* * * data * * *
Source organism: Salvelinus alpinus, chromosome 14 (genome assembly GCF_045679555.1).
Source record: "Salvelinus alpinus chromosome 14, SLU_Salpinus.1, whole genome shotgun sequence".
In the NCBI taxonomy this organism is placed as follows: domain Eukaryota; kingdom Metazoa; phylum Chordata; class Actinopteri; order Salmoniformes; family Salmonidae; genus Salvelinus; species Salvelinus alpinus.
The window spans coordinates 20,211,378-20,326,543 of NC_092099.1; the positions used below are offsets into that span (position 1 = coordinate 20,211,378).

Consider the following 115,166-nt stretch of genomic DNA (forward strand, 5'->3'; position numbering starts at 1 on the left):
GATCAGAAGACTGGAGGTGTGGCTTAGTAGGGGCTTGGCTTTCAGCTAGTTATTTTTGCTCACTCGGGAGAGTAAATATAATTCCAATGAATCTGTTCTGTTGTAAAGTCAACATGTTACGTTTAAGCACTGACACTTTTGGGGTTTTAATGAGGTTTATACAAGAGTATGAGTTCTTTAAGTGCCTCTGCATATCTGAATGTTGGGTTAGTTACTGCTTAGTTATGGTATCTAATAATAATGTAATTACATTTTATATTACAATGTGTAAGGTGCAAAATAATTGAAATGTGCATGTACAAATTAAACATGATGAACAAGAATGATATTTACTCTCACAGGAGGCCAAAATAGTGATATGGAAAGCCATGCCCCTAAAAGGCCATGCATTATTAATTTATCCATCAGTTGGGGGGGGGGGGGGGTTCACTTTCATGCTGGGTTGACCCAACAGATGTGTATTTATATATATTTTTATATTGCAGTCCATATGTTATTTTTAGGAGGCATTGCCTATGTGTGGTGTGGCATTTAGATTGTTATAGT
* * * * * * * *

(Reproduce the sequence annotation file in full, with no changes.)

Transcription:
Source organism: Salvelinus alpinus, chromosome 14 (genome assembly GCF_045679555.1).
Source record: "Salvelinus alpinus chromosome 14, SLU_Salpinus.1, whole genome shotgun sequence".
In the NCBI taxonomy this organism is placed as follows: domain Eukaryota; kingdom Metazoa; phylum Chordata; class Actinopteri; order Salmoniformes; family Salmonidae; genus Salvelinus; species Salvelinus alpinus.
The window spans coordinates 20,211,378-20,326,543 of NC_092099.1; the positions used below are offsets into that span (position 1 = coordinate 20,211,378).

Consider the following 115,166-nt stretch of genomic DNA (forward strand, 5'->3'; position numbering starts at 1 on the left):
GATCAGAAGACTGGAGGTGTGGCTTAGTAGGGGCTTGGCTTTCAGCTAGTTATTTTTGCTCACTCGGGAGAGTAAATATAATTCCAATGAATCTGTTCTGTTGTAAAGTCAACATGTTACGTTTAAGCACTGACACTTTTGGGGTTTTAATGAGGTTTATACAAGAGTATGAGTTCTTTAAGTGCCTCTGCATATCTGAATGTTGGGTTAGTTACTGCTTAGTTATGGTATCTAATAATAATGTAATTACATTTTATATTACAATGTGTAAGGTGCAAAATAATTGAAATGTGCATGTACAAATTAAACATGATGAACAAGAATGATATTTACTCTCACAGGAGGCCAAAATAGTGATATGGAAAGCCATGCCCCTAAAAGGCCATGCATTATTAATTTATCCATCAGTTGGGGGGGGGGGGGGGTTCACTTTCATGCTGGGTTGACCCAACAGATGTGTATTTATATATATTTTTATATTGCAGTCCATATGTTATTTTTAGGAGGCATTGCCTATGTGTGGTGTGGCATTTAGATTGTTATAGT